28 April 2017

fun stuff I may or may not get to: May 2017

the BART warning
Again we open with a warning about BART, our ineptly run but essential public transportation system: the tracks between Fruitvale and Lake Merritt Stations need to be rebuilt and therefore for several weekends into July trains will not run between the two stations; instead there will be a (free) bus bridge between them. Expect major delays throughout the system (and a ripple effect on traffic in general). And be sure to check the BART website for updates; just today* they announced that the semi-shutdown planned for 29 - 30 April was being moved to 6 - 7 May due to a possible Warriors playoff game this Sunday. In addition to 6 - 7 May, the current plan is for semi-shutdowns on 13 - 14 May and 27 - 29 May – yes, Memorial Day weekend, because why would anyone need public transportation then. BART! They're just so awful.

* Two days before the weekend in question.

Theatrical
Shotgun Players presents The Events, written by David Greig and directed by Susannah Martin, from 4 to 28 May.

At the San Francisco Playhouse, Noises Off continues until 13 May, and then The Roommate, written by Jen Silverman and directed by Wolff, runs from 23 May to 1 July.

The Oakland Symphony is presenting Frank Loesser's Guys & Dolls in concert at the Paramount Theater on 19 May.

Operatic
Opera Parallèle presents Les Enfants Terrible, one of Philip Glass's Cocteau adaptations, at the San Francisco Conservatory of Music from 26 to 28 May. Brian Staufenbiel directs, Nicole Paiement conducts, and les enfants are sung by baritone Hadleigh Adams and soprano Rachel Schutz.

Orchestral
New Century Chamber Orchestra bids a fond farewell to departing Music Director Nadja Salerno-Sonnenberg with a special three-concert festival: Concert #1, on 16 May, celebrates Salerno-Sonnenberg's Featured Composer Program by playing some of the new works produced during these residencies by an exciting line-up of composers including Derek Bermel, Ellen Taaffe Zwilich, Jennifer Higdon, William Bolcom, Clarice Assad, Mark O'Connor, Michael Daugherty, and Lera Auerbach; Concert #2, on 18 May, is a salute to Salerno-Sonnenberg, featuring her in Vivaldi's Four Seasons and Piazzolla's Seasons of Buenos Aires; and Concert #3, on 20 May, celebrates the 25th anniversary of NCCO with an all-Gershwin program, including pianist Anne Marie-McDermott as soloist in the theater orchestra version of Rhapsody in Blue and vocal selections by soprano Melody Moore and baritone Efraín Solís. All concerts are at Herbst Theater in San Francisco.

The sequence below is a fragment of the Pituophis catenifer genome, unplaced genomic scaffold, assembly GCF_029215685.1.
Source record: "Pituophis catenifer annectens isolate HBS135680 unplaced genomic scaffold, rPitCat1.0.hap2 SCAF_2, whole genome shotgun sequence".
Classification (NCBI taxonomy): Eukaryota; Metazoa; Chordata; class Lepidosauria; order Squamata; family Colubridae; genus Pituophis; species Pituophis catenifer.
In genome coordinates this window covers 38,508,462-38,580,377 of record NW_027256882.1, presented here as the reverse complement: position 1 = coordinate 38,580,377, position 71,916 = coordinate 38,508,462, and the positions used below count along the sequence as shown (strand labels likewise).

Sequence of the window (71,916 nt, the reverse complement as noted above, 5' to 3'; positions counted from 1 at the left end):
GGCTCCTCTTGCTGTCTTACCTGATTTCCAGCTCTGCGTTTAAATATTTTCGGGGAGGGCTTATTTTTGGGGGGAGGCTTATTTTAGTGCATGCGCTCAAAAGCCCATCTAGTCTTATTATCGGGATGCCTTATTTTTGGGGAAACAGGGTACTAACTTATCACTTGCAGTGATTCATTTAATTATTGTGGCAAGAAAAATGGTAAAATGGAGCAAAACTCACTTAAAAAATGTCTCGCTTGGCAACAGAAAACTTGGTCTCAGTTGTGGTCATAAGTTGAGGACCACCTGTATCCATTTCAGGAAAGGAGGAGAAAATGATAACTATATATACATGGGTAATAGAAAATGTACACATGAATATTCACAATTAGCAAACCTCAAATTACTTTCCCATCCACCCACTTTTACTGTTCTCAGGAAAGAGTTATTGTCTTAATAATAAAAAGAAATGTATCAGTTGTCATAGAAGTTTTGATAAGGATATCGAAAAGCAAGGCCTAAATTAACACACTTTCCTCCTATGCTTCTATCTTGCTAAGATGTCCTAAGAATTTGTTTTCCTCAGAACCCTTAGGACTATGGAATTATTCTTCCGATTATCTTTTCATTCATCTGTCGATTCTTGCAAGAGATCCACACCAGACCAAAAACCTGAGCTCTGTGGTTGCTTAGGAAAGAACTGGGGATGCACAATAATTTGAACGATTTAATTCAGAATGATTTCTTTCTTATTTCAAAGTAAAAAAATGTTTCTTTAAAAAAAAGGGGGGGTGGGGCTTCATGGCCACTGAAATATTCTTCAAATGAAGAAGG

The two big draws at the San Francisco Symphony are at the beginning and the end of the month: the Berlioz Requiem conducted by Charles Dutoit with soloist Paul Groves on 4 - 6 May, and Matthias Goerne in the Shostakovich Suite on Verses of Michelangelo Buonarroti, conducted by Manfred Honeck (along with the Tchaikovsky 5), from 25 - 27 May. But there's also some interesting stuff in between, like Dutoit conducting the Sibelius Karelia Suite, Falla's Three Dances from the Three-Cornered Hat, and Debussy's La Mer, along with Emanuel Ax in the Mozart Piano Concerto 22, from 10 - 13 May, and Roberto Abbado conducting the Schumann Violin Concerto with soloist Veronika Eberle, along with Busoni's Music from Turandot Suite (this is Busoni's Turandot, not Puccini's) and Mendelssohn's Scottish Symphony, on 17 and 19 - 21 May.

The Berkeley Symphony closes its season with Shostakovich's Babi Yar Symphony, a setting of Yevtushenko's poem commemorating a massacre of Jews in Kiev during World War II, conducted by Christian Reif with bass soloist Denis Sedov, on 4 May in Zellerbach Hall.

The Golden Gate Symphony will be playing Mahler's Resurrection Symphony in Herbst Theater on 21 May.

Early / Baroque Music

Jeffrey Thomas leads the American Bach Soloists in Handel's glittering oratorio La Resurrezione, with soloists Nola Richardson (soprano), Mary Wilson (soprano), Meg Bragle (mezzo-soprano), Kyle Stegall (tenor), and Jesse Blumberg (baritone). Performances are 5 May at St Stephen's in Belvedere, 6 May at First Presbyterian in Berkeley, 7 May at St Mark's Lutheran in San Francisco, and 8 May at the Davis Community Church in Davis.